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Spain’s Journey Of Rediscovery

Rebecca Gibb, MW Rebecca Gibb, MW
There are many myths about Spain: the rain doesn’t fall mainly on the plain, paella is not the national dish and when it comes to the Spanish climate, it’s not all scorchio. Yes, the costas are waiting for northern Europeans to arrive each summer, eager turn their pale skin to a lobster-like hue but the package holiday brochures fail to represent the verdant, rain-drenched west coast and the country’s mountainous interior, providing a vivid palette...
There are misconceptions that need to be debunked about the current Spanish wine scene. The country’s most talked-about red wine-producing regions rarely refer to oak they’ve used or how long the wines have been in barrel; instead, it’s about the place it was made – which is usually a very old vine situated on a steep slope at high altitude.
New barrels are no longer the go-to maturation vessel; clay tinajas now on trend, as well as older barrels and larger formats like foudres.  What’s more, the white wine producers are no longer content with playing second fiddle to the country’s reds. Gone are the dull, oxidized wines of old; say hello to modern, fresh, aromatic styles that give New Zealand Sauvignon Blanc a run for its money in the zesty stakes. 
Winemaking Technique clay vessel.jpgPicture - clay vessels buried in the ground. Clay tinajas, or clay vessels, have been used to age and ferment wine since ancient times. It's an old ancient winemaking technique that is now making a comeback. A tinaja is a Spanish clay vessel that narrows at the bottom and the top, almost like an egg, but a big one.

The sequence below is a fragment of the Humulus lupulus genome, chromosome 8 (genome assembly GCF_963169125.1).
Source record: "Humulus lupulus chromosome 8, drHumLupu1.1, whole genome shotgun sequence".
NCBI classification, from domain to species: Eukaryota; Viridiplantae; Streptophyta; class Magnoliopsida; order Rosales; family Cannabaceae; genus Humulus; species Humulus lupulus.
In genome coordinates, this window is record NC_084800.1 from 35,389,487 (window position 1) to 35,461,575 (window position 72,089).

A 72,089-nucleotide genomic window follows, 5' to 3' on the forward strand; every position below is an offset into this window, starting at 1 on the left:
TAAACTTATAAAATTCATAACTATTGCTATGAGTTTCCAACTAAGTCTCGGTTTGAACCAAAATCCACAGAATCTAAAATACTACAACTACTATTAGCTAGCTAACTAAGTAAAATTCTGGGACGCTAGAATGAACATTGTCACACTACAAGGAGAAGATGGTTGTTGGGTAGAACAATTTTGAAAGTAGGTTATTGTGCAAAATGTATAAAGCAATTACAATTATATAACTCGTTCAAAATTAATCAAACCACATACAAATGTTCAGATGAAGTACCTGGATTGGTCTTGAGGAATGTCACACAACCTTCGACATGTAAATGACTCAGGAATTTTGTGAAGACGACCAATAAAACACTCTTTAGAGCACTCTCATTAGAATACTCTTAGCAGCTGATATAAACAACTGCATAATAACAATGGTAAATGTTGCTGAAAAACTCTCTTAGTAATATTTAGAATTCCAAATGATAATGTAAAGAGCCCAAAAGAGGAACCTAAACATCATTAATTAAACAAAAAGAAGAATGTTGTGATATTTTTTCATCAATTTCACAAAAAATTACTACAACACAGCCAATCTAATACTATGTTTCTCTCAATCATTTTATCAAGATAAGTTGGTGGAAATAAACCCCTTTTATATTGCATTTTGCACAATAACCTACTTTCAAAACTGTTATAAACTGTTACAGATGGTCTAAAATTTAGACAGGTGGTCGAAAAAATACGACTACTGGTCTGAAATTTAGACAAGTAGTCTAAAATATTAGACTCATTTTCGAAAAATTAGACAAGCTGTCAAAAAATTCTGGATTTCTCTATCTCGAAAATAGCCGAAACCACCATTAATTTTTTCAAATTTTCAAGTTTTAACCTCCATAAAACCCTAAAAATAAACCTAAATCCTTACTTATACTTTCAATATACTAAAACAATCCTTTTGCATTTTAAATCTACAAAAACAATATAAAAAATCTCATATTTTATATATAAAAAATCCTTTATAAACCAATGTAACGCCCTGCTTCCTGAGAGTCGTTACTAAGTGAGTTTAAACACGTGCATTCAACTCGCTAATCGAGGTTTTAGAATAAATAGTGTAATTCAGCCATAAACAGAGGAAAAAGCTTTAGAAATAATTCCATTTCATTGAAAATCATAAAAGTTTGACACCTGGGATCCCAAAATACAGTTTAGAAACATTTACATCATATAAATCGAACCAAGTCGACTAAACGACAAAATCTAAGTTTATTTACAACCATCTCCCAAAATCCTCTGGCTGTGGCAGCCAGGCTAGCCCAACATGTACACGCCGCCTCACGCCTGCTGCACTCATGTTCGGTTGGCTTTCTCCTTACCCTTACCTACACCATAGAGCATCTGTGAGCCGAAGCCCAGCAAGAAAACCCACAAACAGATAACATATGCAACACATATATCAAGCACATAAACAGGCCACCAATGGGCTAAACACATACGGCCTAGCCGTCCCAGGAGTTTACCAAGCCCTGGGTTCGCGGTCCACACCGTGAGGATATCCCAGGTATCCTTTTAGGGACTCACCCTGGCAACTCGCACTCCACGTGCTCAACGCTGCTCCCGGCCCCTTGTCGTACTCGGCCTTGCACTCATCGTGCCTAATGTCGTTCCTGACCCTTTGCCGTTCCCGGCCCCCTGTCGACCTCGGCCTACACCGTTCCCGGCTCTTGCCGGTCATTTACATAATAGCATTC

The areas producing these seemingly new wines that offer incredible purity of fruit, freshness and texture are actually ancient in some cases: the Galicians were making wine during Roman times and it’s rumored that Columbus took Ribeiro wine on his most famous of voyages, potentially making it the first wine on American soil.
What is new is a change in attitude. Instead of focusing on the process of making wine, producers are going back to the land. They are rediscovering the great raw material that has been in the ground for decades – sometimes a century. Ferran Centelles, the director of the El Bulli foundation, explains that grapes from many of these ‘new’ regions would be sold by his parents’ generation to a cooperative to make anonymous bulk wine. “There are lots of young people taking those vineyards back,” he says. 


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The Galicians were making wine during Roman times and it’s rumored that Columbus took Ribeiro wine on his most famous of voyages, potentially making it the first wine on American soil. (Photo by Pelayo Arbués on Unsplash)
It’s not only new regions but well-known, traditional regions that are experiencing a quiet revolution. In Rioja, the country’s most famous wine producer, the focus has long been on promoting the ageing process – Crianza, Reserva and Gran Reserva were the barometers of how much a wine was worth. This tradition isn’t going away but the dial is shifting toward expressing site not the flavors of a barrel made on the other side of the Atlantic. Bijou producers are emerging from beneath the shell of behemoths, making single parcel wines in shared winemaking facilities. Centelles says: “I’m totally lost and it’s very exciting because I’m discovering new producers all the time!”
Staying in Rioja, the subregion formerly known as Rioja Baja is also being shaken up, led by one of the country’s most famous producers, Alvaro Palacios.  Wine students have long learned that the area now known as Rioja Oriental was the source of fruit-filled, high alcohol Garnacha that large Rioja producers used as stuffing in their blends.